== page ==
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Let’s Discuss: Inflammation

"What's the craziest thing you've ever seen?"...cue frantic mental discussion over whether they really want to hear that story or go with something a little more tame. The question I wish people asked, "What is the thing you see most you wish you could tell everyone about?"...the answer is easy. INFLAMMATION. Inflammation is the body’s security system. It’s a natural and essential response of the body's immune system to injury, infection, or irritation (aka stressors). It's like the body's alarm system, alerting us to potential threats and initiating the healing process. The primary hormone involved is CORTISOL. However, when inflammation (aka cortisol) becomes chronic and prolonged, it can lead to a host of health issues—most importantly, hormonal dysfunction. In this blog post, we'll delve into the world of inflammation, its role in health and disease, and how you can manage it for optimal well-being. Inflammation is the primary driver of SO much of what we see in the healthcare field, every single day. If we learned to help our patients lower their inflammatory loads, the demand on healthcare would drop by easily 50%.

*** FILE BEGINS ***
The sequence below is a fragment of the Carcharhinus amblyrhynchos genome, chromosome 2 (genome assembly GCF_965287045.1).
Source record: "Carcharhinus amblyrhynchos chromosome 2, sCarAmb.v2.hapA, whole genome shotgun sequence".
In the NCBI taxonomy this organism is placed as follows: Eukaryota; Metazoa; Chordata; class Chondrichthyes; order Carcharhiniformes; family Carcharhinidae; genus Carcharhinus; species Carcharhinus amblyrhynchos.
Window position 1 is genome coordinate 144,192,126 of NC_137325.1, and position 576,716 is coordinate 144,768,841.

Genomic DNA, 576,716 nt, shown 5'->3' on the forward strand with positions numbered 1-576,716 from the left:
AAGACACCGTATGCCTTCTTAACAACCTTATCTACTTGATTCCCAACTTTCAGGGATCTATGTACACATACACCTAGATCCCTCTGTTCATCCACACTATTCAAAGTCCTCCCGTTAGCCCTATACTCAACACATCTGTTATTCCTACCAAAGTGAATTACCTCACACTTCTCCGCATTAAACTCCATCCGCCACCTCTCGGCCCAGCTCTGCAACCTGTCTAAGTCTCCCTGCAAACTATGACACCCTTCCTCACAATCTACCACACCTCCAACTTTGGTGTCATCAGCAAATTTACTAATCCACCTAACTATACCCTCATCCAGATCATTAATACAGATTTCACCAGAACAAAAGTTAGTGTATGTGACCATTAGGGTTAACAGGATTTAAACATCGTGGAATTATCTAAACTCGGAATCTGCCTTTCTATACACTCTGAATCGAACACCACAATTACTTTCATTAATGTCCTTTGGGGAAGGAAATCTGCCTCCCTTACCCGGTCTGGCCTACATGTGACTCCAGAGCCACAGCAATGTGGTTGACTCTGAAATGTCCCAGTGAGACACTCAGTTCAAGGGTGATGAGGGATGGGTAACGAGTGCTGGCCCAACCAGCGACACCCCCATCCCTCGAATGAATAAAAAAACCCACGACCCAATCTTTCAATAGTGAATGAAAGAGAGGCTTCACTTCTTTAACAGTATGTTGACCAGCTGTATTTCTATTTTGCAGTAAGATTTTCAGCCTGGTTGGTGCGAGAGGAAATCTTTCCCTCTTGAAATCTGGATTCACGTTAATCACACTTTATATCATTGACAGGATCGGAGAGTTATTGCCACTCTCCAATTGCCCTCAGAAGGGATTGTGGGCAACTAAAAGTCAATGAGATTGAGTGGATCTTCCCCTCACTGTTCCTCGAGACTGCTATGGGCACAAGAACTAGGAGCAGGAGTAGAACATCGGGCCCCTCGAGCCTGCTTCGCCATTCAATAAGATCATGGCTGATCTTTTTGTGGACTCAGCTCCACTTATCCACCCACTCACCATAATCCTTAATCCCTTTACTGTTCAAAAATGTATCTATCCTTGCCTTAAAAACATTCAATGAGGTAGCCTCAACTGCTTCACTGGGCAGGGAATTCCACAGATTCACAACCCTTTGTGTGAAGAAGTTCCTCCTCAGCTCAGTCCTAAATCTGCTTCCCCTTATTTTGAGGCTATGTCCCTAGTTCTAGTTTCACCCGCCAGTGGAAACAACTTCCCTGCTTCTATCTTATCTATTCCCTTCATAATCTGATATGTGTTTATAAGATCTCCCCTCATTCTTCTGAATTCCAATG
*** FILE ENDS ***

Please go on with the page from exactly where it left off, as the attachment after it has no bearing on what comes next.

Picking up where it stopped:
Inflammation is a serious issue. So let's discuss.

Understanding Inflammation Inflammation is a complex biological process involving various cells and molecules. When the body detects an imbalance, injury or infection, it triggers an inflammatory response. Key components of inflammation include:

1, Hormone triggers: There is a hormonal cascade starting in the brain that sets off the inflammation domino effect. Cortisol is the primary hormone driver involved with inflammation.